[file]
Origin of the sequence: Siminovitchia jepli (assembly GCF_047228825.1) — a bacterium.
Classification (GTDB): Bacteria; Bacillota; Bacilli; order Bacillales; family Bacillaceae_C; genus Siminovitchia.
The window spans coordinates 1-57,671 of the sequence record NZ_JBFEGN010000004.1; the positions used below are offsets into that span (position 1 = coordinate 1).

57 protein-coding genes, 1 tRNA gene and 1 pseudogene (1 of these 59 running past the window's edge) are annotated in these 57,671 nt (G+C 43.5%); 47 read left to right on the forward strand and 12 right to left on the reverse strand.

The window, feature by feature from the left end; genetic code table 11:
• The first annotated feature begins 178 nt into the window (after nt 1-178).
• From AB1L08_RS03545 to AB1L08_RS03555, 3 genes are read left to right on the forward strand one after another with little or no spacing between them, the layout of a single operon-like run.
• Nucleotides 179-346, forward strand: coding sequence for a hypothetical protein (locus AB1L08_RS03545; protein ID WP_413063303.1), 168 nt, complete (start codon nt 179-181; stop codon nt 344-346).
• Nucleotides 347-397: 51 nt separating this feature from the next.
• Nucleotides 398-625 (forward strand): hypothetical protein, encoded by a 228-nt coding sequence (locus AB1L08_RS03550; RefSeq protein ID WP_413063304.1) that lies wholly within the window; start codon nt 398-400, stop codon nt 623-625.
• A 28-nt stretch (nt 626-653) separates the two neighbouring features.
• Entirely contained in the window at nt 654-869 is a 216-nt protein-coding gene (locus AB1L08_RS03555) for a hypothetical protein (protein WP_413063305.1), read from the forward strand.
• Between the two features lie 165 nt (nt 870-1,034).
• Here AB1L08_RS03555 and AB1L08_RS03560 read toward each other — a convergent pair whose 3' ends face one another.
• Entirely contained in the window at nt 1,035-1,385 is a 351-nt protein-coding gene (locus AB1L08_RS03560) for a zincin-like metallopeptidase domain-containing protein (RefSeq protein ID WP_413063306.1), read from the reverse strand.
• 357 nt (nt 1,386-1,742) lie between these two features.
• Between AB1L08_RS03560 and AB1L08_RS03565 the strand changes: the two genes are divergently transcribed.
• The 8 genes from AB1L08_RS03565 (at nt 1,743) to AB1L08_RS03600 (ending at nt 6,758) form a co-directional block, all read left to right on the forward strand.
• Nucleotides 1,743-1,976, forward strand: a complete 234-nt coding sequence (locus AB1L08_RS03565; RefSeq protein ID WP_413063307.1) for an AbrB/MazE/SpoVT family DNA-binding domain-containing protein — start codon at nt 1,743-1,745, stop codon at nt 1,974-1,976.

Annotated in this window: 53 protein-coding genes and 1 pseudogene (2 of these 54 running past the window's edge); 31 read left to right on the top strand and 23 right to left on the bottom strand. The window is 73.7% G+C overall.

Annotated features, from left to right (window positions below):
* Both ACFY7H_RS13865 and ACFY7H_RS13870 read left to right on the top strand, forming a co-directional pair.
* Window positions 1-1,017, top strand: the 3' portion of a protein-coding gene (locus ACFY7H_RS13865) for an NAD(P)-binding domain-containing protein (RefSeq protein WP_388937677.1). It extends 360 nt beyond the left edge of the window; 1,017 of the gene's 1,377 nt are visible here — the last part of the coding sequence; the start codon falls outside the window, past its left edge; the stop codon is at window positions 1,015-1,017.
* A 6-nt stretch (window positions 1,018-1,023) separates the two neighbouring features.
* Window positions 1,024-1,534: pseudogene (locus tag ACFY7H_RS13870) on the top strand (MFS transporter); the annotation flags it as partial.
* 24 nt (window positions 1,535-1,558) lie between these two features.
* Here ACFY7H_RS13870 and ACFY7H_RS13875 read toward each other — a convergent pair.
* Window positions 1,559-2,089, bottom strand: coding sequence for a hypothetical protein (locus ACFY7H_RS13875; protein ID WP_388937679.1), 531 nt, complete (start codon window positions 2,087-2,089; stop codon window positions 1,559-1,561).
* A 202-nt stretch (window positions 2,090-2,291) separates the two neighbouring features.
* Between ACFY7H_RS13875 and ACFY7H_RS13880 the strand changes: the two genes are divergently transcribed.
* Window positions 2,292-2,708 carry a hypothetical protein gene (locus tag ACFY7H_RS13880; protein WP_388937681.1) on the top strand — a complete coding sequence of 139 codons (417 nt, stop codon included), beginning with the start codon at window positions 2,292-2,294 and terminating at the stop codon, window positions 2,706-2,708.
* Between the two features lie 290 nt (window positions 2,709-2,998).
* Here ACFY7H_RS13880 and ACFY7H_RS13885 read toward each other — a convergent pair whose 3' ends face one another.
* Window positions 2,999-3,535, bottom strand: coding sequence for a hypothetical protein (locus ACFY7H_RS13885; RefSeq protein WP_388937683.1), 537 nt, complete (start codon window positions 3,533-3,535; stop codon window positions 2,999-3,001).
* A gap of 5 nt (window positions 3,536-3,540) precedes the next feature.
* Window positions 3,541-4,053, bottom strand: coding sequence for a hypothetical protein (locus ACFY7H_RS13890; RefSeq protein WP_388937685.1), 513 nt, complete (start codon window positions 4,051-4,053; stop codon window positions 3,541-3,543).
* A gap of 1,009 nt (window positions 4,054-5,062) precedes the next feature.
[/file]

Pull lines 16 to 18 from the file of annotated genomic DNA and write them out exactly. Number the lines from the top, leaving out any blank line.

• 357 nt (nt 1,386-1,742) lie between these two features.
• Between AB1L08_RS03560 and AB1L08_RS03565 the strand changes: the two genes are divergently transcribed.
• The 8 genes from AB1L08_RS03565 (at nt 1,743) to AB1L08_RS03600 (ending at nt 6,758) form a co-directional block, all read left to right on the forward strand.